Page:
Modern examples of this technology are: Virtual Server, Virtual PC, VMWare, Xen.
Another virtualisation option, which a lot of us already do, is desktop or session virtualisation. This is where the server computer runs the applications, performs the heavy processing and remotes the user interaction (keyboard, video and mouse) over the network to the user's terminal or PC. The popularity of this grew a while ago due to the management overhead of deploying applications to multiple PCs - the idea was that it was easier to deploy applications centrally to a few servers than to many PCs (and an application update to a few servers was easier than to many PCs). This driver has now gone away, as it is as easy nowadays to deploy an application to a thousand PCs as it is to one. The obvious limitations of this option are that it requires the network to be always present (there is no offline capability) and that it cannot use the local processing power of the terminal or PC (it is not very good at video or graphic intensive applications for example).
Examples of this technology are: Terminal Services, X Windows, Citrix.
Yet another virtualisation option is application virtualisation, this is where the system services (file system, registry, etc) are virtualised on an application by application basis. Applications never actually get installed and as such do not interfere with the host operating system (they run within their own little 'sandbox' and run their own DLLs - the end of 'DLL Hell' as we know it). This is becoming a very interesting option for environments with locked down desktops or where application compatibility is an issue (this option allows multiple versions of the same application to run side-by-side, with no conflicts). This uses a very similar model to desktop virtualisation, but overcomes its limitations (I can run offline and use the local processing power). Even though this comes across as a client PC solution, it can be used together with terminal services to deploy and run applications on a terminal server (that never get installed and therefore don't 'mess' with its configuration).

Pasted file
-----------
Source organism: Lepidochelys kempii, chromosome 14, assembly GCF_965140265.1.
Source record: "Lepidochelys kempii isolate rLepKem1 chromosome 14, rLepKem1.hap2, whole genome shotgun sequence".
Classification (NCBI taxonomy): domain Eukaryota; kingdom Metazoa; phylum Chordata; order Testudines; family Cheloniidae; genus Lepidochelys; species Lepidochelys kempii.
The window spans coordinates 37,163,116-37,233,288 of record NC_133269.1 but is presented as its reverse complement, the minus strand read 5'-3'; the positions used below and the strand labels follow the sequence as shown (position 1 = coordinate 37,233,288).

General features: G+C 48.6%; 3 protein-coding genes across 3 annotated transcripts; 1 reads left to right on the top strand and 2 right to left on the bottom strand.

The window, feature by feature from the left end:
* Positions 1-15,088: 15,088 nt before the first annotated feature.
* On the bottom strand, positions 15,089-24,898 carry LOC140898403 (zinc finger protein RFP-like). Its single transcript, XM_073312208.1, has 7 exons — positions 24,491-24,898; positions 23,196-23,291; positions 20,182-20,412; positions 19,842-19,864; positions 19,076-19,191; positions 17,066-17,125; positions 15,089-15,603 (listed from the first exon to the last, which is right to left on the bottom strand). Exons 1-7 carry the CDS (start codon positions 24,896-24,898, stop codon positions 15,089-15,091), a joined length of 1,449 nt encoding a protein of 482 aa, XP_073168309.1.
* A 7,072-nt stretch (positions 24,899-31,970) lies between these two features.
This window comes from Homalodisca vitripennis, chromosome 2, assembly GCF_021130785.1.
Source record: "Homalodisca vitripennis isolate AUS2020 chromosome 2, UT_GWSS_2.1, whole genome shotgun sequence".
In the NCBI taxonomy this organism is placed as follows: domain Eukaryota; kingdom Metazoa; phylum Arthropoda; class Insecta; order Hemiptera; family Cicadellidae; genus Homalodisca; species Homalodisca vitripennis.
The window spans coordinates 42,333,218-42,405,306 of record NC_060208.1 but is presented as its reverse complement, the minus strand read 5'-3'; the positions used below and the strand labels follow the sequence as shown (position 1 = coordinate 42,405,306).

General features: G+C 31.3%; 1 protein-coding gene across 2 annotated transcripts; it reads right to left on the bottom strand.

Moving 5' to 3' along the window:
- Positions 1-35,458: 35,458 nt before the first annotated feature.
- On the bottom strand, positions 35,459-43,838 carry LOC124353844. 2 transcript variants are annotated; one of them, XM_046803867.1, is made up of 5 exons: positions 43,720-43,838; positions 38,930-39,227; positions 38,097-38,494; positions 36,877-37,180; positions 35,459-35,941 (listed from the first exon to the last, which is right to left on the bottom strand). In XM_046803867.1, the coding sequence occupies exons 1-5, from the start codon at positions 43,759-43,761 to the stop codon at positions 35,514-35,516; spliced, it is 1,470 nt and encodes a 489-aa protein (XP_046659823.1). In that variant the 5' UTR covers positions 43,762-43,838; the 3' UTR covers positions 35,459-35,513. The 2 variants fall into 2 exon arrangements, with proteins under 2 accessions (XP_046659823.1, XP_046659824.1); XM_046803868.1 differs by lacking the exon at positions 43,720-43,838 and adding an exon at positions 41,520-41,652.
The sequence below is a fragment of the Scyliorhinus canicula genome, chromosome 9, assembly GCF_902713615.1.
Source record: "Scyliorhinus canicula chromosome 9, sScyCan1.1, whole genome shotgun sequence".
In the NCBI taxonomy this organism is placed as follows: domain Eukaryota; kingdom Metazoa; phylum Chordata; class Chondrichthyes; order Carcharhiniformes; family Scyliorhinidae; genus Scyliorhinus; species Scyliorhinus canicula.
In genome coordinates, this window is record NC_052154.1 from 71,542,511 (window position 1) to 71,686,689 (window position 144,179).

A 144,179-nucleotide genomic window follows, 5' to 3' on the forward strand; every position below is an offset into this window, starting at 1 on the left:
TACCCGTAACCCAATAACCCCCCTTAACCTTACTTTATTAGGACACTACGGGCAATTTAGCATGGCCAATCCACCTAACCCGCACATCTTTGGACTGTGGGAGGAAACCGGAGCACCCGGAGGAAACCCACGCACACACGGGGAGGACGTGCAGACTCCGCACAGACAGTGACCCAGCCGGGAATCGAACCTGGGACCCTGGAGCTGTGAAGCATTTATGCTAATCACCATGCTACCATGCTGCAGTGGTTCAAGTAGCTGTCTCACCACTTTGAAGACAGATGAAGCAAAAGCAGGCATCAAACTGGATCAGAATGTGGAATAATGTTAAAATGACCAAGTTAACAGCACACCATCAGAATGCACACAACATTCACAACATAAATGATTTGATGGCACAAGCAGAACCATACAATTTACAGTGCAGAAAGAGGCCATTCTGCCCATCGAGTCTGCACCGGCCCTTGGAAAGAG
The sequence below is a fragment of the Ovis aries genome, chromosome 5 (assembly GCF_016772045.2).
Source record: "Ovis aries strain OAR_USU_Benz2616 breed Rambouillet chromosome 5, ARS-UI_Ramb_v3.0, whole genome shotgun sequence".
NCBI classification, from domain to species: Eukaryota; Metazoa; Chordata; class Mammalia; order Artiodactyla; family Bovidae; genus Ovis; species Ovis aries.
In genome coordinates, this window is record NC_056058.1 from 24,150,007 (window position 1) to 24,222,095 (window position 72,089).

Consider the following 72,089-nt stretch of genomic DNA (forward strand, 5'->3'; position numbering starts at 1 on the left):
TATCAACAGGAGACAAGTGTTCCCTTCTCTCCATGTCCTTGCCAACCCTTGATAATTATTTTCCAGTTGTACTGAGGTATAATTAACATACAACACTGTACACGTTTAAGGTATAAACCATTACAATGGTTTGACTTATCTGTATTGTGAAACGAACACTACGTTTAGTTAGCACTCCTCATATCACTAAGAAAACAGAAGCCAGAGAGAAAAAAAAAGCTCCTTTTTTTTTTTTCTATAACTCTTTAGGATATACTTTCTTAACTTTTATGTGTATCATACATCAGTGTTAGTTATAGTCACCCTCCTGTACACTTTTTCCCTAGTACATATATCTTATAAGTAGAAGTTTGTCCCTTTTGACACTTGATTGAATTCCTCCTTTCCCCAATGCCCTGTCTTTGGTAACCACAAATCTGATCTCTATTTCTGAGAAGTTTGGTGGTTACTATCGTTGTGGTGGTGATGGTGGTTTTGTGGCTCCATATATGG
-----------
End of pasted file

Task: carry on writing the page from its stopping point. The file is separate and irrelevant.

Examples of this technology are: SoftGrid, DataSynapse, Thinstall.
If you've heard the saying 'When all you have is a hammer, everything looks like a nail', then you'll see virtualisation as the answer to your server consolidation 'issue'. Inside Microsoft, we see things slightly differently: If you want to consolidate databases, our solution is SQL Server (run all your databases on fewer, clustered SQL Servers). If you want to consolidate messaging, our solution is Exchange (a couple of centralised, clustered Exchange servers would suffice for most organisations). If you want to consolidate any servers running a similar workload, our answer is fewer, clustered (if you need high availability) Windows servers. Windows Server 2003 Enterprise Edition (and/or Datacenter Edition) can be an answer for consolidating applications that have traditionally required their own, dedicated servers - both of these versions of Windows include a technology called Windows System Resource Manager (WSRM), which lets administrators control how CPU resources are allocated to applications, services and processes (the caveat here is that all the applications need to be able to run on that version of the OS). I believe that if you have an application that needs to be performant, you'll want it to run on its own dedicated hardware (not virtualised). So virtualisation, in the context of server consolidation, has a role whereby it runs multiple servers that do not have a large system resource requirement. In other words, take all those servers you have that currently tick over at 10-20 per cent and run them virtually.